A Defence of Raphael Lemkin's Definition of Genocide: To What Extent, If at All, Has the Definition of Genocide Developed Since Lemkin's Initial Conception of It?
20 Pages Posted: 23 Nov 2013 Last revised: 26 Nov 2013
Date Written: December 22, 2012
Raphael Lemkin is credited with the neologism of genocide, however since his death the definition has developed as both the occurrence of genocides and international law and politics progressed. As a direct result, appreciation of Lemkin’s work has suffered, with few paying more than lip service to him, looking instead to newer academics such as the writings of Fein, Charny, Chalk and Johansson. While it is obvious that the definition and our understanding of genocide have progressed this author proposes, notwithstanding some basic omissions, that genocide remains largely as was defined by Lemkin in 1933 in the Madrid Conference and in 1945 in Axis Rule in Occupied Europe. It is this initial conception and its relationship to the present definition that this essay will mainly concern itself with, asking to what extent if any the definition of genocide has developed since Lemkin.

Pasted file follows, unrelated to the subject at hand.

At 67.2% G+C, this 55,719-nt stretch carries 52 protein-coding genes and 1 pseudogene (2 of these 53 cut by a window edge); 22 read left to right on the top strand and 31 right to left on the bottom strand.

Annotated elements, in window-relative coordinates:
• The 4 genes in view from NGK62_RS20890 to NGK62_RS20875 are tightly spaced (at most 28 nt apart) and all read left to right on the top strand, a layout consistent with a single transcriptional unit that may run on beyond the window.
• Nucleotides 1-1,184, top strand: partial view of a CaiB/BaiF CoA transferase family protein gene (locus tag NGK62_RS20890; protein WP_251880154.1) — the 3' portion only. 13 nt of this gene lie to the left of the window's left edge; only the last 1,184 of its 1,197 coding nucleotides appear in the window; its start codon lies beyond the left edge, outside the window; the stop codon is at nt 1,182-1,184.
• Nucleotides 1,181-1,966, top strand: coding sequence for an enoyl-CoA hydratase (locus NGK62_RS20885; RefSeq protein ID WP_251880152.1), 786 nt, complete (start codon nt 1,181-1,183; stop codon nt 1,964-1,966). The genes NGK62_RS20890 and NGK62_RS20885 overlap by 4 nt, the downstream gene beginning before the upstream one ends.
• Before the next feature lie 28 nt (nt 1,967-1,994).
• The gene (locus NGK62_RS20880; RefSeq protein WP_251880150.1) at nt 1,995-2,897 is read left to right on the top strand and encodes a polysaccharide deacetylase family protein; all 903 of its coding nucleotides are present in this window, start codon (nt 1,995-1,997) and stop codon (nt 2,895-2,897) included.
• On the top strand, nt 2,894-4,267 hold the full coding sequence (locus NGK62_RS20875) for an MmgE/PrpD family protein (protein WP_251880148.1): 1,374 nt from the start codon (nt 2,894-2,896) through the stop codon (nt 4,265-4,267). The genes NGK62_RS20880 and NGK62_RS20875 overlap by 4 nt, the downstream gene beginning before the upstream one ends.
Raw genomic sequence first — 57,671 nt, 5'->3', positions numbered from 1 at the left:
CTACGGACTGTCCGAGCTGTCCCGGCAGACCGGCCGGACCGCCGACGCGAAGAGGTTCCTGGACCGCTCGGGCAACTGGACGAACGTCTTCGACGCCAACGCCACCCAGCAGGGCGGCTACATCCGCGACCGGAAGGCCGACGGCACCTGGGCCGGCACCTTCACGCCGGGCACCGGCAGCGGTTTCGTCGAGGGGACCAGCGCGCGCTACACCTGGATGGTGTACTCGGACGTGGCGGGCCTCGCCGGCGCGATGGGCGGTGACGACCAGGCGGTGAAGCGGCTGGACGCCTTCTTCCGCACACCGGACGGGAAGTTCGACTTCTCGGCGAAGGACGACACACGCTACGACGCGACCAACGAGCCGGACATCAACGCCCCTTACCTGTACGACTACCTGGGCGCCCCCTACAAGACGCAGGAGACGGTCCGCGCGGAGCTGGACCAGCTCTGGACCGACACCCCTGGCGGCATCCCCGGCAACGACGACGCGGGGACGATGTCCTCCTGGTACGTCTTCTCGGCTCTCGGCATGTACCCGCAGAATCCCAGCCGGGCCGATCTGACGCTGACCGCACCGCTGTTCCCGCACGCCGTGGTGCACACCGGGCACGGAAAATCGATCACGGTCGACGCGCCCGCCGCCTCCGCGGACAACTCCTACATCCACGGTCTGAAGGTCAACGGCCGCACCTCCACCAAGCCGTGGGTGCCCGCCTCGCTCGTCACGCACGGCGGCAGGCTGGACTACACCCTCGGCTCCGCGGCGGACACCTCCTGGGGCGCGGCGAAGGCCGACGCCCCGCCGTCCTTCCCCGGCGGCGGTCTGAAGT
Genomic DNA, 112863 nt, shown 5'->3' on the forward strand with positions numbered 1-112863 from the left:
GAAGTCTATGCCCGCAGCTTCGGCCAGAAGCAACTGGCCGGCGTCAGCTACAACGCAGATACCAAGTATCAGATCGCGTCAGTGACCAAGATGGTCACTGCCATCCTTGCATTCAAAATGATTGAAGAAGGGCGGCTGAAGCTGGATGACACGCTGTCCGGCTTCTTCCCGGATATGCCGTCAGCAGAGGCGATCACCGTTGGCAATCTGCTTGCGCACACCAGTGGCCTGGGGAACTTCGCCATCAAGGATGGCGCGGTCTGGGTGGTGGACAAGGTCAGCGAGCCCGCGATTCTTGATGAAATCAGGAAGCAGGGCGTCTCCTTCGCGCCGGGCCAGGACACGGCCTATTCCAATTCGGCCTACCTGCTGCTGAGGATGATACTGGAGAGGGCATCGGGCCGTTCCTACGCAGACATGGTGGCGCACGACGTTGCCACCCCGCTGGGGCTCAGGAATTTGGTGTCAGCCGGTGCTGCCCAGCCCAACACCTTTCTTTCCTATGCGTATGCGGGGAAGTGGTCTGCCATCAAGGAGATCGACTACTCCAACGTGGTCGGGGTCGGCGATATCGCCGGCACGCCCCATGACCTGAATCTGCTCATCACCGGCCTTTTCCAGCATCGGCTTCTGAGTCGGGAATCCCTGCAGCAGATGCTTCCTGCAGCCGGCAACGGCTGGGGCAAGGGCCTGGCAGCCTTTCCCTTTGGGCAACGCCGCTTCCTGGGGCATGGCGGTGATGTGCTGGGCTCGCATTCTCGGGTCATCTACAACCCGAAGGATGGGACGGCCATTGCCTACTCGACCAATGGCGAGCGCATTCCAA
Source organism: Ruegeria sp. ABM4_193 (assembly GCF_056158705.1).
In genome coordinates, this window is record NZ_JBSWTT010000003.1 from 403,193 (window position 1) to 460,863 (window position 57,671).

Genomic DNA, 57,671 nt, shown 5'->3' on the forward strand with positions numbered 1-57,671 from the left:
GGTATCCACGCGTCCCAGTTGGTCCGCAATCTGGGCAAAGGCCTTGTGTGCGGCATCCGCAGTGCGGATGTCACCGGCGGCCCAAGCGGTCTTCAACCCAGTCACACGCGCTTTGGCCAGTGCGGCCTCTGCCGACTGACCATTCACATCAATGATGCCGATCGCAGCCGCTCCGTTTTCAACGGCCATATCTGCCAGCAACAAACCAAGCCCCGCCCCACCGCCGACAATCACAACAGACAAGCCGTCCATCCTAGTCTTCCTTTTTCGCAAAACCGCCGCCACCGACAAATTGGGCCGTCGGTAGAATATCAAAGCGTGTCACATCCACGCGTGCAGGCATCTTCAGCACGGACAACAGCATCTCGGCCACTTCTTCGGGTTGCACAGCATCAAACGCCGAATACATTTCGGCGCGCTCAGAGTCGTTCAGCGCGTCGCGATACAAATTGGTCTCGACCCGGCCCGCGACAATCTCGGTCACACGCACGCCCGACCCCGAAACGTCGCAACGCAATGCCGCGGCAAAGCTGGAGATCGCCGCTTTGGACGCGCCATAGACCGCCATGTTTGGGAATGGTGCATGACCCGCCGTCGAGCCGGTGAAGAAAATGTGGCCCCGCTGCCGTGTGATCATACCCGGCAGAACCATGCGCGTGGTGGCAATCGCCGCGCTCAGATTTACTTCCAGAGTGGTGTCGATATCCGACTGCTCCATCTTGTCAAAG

Keywords: genocide, Lemkin, Raphael Lemkin, Axis Rule in Occupied Europe, Definition of Genocide, Fein, Chalk, Convention on the Prevention and Punishment of the Crime of Genocide
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